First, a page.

LANSING, Mich. (Michigan News Source) — Insecticides, particularly neonicotinoid-treated seeds, have emerged as the primary culprit behind the decline in butterfly populations and species diversity across the Midwest, a new study from Michigan State University reveals. In particular, the study shows an 8% reduction in butterfly species diversity—a long-term effect of these agricultural chemicals.

The MSU research team, led by ecologist Nick Haddad, analyzed 17 years of data from 81 counties spanning five states. They examined agricultural practices, including the use of herbicides and insecticides, and their impact on butterfly populations. The study is groundbreaking, as it is the first to evaluate the long-term effects of various pesticides—especially those attached to plants through coated seeds—on butterfly diversity, according to MLive.

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“As the best-known insect group, butterflies are key indicators of broader insect decline, and the implications of our findings for conservation will extend to the entire insect world,” said Haddad told Mlive.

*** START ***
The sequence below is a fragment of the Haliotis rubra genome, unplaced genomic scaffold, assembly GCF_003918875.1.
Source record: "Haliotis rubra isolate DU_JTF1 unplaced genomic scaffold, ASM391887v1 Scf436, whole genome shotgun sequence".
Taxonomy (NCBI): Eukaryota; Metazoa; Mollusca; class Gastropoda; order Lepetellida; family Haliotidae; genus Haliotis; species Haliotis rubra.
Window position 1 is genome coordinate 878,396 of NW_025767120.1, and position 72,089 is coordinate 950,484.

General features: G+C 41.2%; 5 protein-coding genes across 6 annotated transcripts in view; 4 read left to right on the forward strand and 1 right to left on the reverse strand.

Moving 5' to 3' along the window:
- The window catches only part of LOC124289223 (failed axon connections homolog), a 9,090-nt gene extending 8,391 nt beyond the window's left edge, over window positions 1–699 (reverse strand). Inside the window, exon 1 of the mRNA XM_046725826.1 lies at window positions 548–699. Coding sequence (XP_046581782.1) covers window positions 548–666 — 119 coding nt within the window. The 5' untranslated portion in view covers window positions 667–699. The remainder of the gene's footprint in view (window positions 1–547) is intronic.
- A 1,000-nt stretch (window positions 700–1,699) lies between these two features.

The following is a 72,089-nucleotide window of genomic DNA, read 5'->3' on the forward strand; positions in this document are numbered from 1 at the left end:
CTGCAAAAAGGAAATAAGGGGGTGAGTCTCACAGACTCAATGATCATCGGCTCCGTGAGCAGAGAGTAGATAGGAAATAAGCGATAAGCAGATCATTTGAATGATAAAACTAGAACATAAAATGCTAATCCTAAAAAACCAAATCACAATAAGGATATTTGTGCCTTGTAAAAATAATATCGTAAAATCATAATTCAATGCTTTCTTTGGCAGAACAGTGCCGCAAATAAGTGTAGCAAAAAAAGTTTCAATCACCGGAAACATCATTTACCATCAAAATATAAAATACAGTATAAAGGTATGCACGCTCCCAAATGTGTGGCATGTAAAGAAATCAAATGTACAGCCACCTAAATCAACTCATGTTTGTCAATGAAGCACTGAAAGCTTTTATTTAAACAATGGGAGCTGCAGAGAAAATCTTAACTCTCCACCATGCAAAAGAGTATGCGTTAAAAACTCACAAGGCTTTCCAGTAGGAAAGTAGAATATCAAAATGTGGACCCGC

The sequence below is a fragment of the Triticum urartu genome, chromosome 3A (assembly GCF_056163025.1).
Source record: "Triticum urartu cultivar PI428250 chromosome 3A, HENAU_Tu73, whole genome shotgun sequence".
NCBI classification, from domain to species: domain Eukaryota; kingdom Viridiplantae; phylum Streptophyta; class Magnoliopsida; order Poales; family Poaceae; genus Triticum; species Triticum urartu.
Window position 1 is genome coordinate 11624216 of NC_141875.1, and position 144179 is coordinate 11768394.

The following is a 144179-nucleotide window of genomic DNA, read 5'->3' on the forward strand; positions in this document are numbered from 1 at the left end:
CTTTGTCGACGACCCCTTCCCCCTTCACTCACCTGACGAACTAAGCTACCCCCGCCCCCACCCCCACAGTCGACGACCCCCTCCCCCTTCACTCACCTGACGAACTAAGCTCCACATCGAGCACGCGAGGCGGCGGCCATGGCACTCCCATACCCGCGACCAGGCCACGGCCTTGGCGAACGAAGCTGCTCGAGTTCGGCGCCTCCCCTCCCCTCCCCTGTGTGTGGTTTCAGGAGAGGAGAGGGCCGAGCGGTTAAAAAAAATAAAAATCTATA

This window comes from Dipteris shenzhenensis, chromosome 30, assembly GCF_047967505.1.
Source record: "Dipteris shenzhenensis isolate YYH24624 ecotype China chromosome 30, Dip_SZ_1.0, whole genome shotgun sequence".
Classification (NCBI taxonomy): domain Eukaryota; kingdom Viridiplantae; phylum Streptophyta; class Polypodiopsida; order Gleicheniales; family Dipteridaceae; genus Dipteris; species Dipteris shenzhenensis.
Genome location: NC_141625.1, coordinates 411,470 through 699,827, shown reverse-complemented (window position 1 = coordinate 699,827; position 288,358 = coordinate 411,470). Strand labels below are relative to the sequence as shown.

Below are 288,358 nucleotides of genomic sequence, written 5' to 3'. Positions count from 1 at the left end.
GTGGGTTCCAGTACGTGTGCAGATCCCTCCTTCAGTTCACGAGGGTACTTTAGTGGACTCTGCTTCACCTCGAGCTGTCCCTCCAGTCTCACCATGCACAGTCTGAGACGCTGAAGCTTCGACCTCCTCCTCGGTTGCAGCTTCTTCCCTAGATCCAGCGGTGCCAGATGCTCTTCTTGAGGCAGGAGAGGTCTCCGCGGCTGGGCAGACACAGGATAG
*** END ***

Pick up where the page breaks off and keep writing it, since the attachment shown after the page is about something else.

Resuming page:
The study’s comprehensive approach revealed that insecticides, rather than herbicides, were primarily linked to the decline in monarch butterfly populations, a species of particular concern in recent years.

Ashley Cole-Wick, a wild butterfly expert with the Michigan Natural Features Inventory, explained the complexity of the issue.

“It’s almost impossible for a farmer to find corn seed that isn’t coated, pre-coated in insecticides like neonicotinoids,” Cole-Wick said, as reported by Mlive

Insecticides, particularly neonicotinoids, disrupt the nervous systems of insects, leading to paralysis and death. These chemicals are often applied as seed coatings, and while they are intended to protect crops from pests, they can leach into the soil and water, affecting non-target species like butterflies. 

While neonicotinoids were initially seen as a breakthrough in the 1990s for targeting specific pests with minimal harm to humans and animals, their persistence in the environment has led to unintended consequences, including the decline of beneficial insects like butterflies and bees.

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Moreover, the loss of habitat due to agricultural expansion and urban development reduces the availability of nectar sources and breeding grounds for butterflies. 

Despite the grim findings, efforts are underway to mitigate the impact of insecticides on butterfly populations. 

Laurie Juday, known as the “butterfly lady” of Northern Michigan, has been actively involved in raising and releasing monarch butterflies, according to MLive. She encourages gardeners to create “waystations”—gardens that provide milkweed, nectar sources, and water—to support butterfly populations.